The first baby presents such a learning curve. As Lulah grew through toddler-hood I knew, conceptually, that she would grow out of it, and grow up. But in reality, I was completely unprepared for how rapidly she changed from that quasi-baby into a full flung little big girl with fashion sense and strong opinions. I don’t feel like I missed enjoying and watching her grow, but I certainly learned something about the preciousness, and speed, of the process.
With Levon, I will not be fooled. He is completely two years old, and fast approaching three. He’s beginning to resist taking a nap. He puts on his own pants and shoes (on the right feet!), and plays his own story-telling games. They all have threads of reality running through them. Like this:
The screen door slams and I hear him coming in. His right hand is swinging like hammer onto his left forearm. Serious forehead there, little buddy.
“Daddy was hammering on the wheel hoe,” he reports. “And I was vrroomin’ my twactors in the yawd. And I was vrroomin’ awound while Daddy was fixing the wheel hoe. (His arm stopped hammering, and his forehead un-furrowed.) And then an owl swooped down and took one of my tractors! And the owl stopped to pway wif me. (translate: play with me) It was a good owl.”
He resumed his arm swinging and went back outside.
Two year olds get such a bad rap. “Terrible Twos”. Every parent who meets another parent of a two year old gives a knowing smile and shake of the head. And, to be honest, yes, there’s a lot of screaming and crying that accompanies the territory of early childhood. The combination of intellectual development, verbal acuity and physical agility converge in a perfect storm in the emotional two year old person. Levon seems to need to test every object as to whether it can be kicked, stomped, thrown, or eaten. If he can’t eat it, he might lick it. It’s just the truth. But there’s so much more, as well, and I strive to let our experience be colored by THAT.
Two-year-olds don’t miss much. Say something off color and you’ll hear it repeated, over and over, while the child digests the sounds, and effects, of the words. Our boy revels in his ability to make requests: “I want my bitafin (translate: vitamin). Pweeeese.” “Come heeeere. I waaaaant you.” He can also condemn :”You’re a bad one Wuwah!” (translate: Lulah), praise: “Nanny sure has some good vrroomin’ stuff” (translate: toy cars), and report: “It’s mornin’ time! I waked up!” “I’m just a hard worker!”.
He watches our every move, then replays them in his own version of reality, usually involving some combination of the small tractors, hand tools, and beanie babies that accompany him through his day. He may need prompting to apologize, but he will, usually with a sweet kiss, too. When he feels good, he’s a completely delightful, courteous and helpful little fellow. When hungry, tired, pent-up, or feeling manipulated, he’s wretched to handle. He is in the process developing his physical strength, coordination, vocabulary, immune system, beneficial microbes, I/Thou recognition, and moral fiber. No small wonder he might feel sensitive sometimes.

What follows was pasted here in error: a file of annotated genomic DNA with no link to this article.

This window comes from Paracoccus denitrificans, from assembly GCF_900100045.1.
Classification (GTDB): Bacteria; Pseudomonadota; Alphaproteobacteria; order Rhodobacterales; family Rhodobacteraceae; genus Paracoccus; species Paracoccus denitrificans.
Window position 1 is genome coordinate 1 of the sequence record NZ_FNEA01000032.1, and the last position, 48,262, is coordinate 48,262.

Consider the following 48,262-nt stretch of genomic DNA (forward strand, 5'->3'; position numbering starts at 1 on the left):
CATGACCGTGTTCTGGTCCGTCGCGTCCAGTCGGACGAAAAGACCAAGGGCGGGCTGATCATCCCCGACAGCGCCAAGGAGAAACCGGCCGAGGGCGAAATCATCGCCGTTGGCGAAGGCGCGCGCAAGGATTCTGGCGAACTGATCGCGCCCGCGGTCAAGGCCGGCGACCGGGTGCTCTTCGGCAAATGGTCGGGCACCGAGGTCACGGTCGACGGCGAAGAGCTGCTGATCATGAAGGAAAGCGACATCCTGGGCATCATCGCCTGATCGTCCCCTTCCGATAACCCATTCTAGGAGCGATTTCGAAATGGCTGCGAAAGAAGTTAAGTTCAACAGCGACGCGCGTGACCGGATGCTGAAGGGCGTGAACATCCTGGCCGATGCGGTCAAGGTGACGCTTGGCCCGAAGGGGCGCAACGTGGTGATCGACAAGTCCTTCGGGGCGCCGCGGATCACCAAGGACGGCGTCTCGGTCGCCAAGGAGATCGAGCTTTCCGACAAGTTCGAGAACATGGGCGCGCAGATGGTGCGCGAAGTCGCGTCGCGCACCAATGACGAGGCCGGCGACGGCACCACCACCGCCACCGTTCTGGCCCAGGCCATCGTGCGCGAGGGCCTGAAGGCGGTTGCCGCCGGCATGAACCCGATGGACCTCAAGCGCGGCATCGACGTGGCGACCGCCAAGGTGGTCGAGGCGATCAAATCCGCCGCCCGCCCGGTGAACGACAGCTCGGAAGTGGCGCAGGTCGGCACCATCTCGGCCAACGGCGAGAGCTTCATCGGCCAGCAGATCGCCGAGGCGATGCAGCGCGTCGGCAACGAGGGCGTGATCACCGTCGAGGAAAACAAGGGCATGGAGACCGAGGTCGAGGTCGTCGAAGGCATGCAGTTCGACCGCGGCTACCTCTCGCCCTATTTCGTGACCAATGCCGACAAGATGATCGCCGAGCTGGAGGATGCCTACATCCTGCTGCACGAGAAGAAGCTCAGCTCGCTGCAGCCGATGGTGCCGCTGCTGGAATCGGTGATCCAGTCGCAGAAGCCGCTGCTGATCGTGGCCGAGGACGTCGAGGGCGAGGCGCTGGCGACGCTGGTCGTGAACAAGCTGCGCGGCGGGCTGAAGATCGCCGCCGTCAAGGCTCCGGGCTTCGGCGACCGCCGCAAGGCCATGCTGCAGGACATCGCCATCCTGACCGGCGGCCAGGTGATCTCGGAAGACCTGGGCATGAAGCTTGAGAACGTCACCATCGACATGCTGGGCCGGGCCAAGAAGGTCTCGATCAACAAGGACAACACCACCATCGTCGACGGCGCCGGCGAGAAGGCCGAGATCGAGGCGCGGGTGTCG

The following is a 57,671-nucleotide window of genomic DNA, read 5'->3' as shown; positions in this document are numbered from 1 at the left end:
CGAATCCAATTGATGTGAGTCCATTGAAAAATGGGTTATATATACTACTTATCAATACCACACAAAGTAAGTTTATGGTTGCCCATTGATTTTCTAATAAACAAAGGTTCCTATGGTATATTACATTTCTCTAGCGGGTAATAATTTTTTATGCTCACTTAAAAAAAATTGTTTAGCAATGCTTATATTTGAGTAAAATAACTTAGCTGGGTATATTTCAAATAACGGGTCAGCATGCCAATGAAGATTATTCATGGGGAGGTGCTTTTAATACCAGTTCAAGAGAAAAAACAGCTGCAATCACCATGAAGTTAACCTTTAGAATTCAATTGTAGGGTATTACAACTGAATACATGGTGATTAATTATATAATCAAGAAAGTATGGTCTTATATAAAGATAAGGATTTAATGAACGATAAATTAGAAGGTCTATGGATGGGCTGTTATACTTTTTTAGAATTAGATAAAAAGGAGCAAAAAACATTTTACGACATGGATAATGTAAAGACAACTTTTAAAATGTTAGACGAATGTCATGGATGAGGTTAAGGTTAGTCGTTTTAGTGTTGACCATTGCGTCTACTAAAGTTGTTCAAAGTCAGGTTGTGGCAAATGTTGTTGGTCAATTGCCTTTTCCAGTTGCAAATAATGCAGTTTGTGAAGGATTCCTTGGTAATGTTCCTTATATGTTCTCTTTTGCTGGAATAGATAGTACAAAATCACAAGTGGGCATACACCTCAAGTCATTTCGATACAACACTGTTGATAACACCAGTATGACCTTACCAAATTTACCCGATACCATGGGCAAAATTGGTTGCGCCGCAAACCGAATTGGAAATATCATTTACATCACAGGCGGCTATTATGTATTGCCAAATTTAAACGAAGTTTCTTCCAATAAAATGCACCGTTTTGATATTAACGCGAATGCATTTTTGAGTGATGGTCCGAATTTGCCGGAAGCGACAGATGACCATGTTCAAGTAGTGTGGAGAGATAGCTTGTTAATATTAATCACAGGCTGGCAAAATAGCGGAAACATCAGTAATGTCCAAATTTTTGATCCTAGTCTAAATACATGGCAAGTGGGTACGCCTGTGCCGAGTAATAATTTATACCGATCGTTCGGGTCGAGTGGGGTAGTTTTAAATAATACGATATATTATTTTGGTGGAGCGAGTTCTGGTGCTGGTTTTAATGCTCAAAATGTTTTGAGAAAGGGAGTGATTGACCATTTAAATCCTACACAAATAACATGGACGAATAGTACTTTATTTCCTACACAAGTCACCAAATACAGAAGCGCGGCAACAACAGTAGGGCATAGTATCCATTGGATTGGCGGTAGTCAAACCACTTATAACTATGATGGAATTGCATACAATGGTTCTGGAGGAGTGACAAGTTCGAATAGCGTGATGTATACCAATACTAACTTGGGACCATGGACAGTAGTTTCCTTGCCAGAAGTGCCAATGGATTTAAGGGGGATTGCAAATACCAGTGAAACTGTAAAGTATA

It’s a joy to see how much he picks up on the basics of our lives. Work is his play, and play his work. He can handle a broom and dustpan with amazing agility, and like all children, there is a love of ‘washing dishes’ a.k.a. playing in water. But what really gets me is his insight into providing food. After all, it’s what we’re all about here, so that’s what he’s learned.
One day as I prepped dinner, he came to the door with an unopened tube of caulk under his arm, held in a firm way.
“I shot a deer in the woods.” he says. “So we’ll have pwenty of deer meat.”
“Great,” I say. “Did you hang it in the barn?”
“Yeah,” he replies, “but a bear came and took it.”
“Oh no. Did it take it all away?”
“No. I grabbed it back, but the bear bwoke the leg off. I got it and glued it back on. It won’t bweak anymore. We’ll have pwenty of deer meat.”
It’s a great exercise to keep a straight face during these conversations.
On the way out to town one day, we passed a tree fallen along side the road. The huge root ball was exposed, and I guess it made an impression on him.
“I’m gonna take a chainsaw and cut up those roots. I’m gonna cut ’em up and cook ’em and we’ll eat them all up.”
So my theory goes that if two-year-olds have more physical freedom, they tend to be easier going people. They still need basic boundaries, regular meals, and help when help is needed, but they really seem to thrive with plenty of SPACE for exploration. This is one of the major benefits (blessings) of our lifestyle. Levon can walk out the door and play in the yard, the woods, the garden, without endangering life and limb. Not that he doesn’t get bug bites, scrapes and bruises. I know he’s eaten weird things (green strawberries and grass come to mind), but nothing truly dangerous. He is never out of sight or earshot from wherever I am, and he learned quickly to respond when I yell for him. Verbal response is an non-negotiable skill around here.
I know that sort of freedom isn’t available to everyone, and it pains me. Please don’t think that I judge you and your parenting because you don’t have five acres to set your children free upon. I know it’s not completely possible, and for some, not even desirable. But I do believe that water, dirt, and mud are serious occupational therapy for children. I know they’ve done wonders for the development of mine.
All people need nourishing food, clean water (to drink – mud will do for playing), and adequate shelter to live. We also all need love. Love, unconditional, is the primary requirement of children. It can’t be measured. It’s active, and invisible, but the results of loving a child are tangible for the rest of his or her life. Loving Levon is a work that universally engages, exhausts, enriches, educates, challenges and amuses me. I’m in love with a two year old. And there’s nothing terrible about it.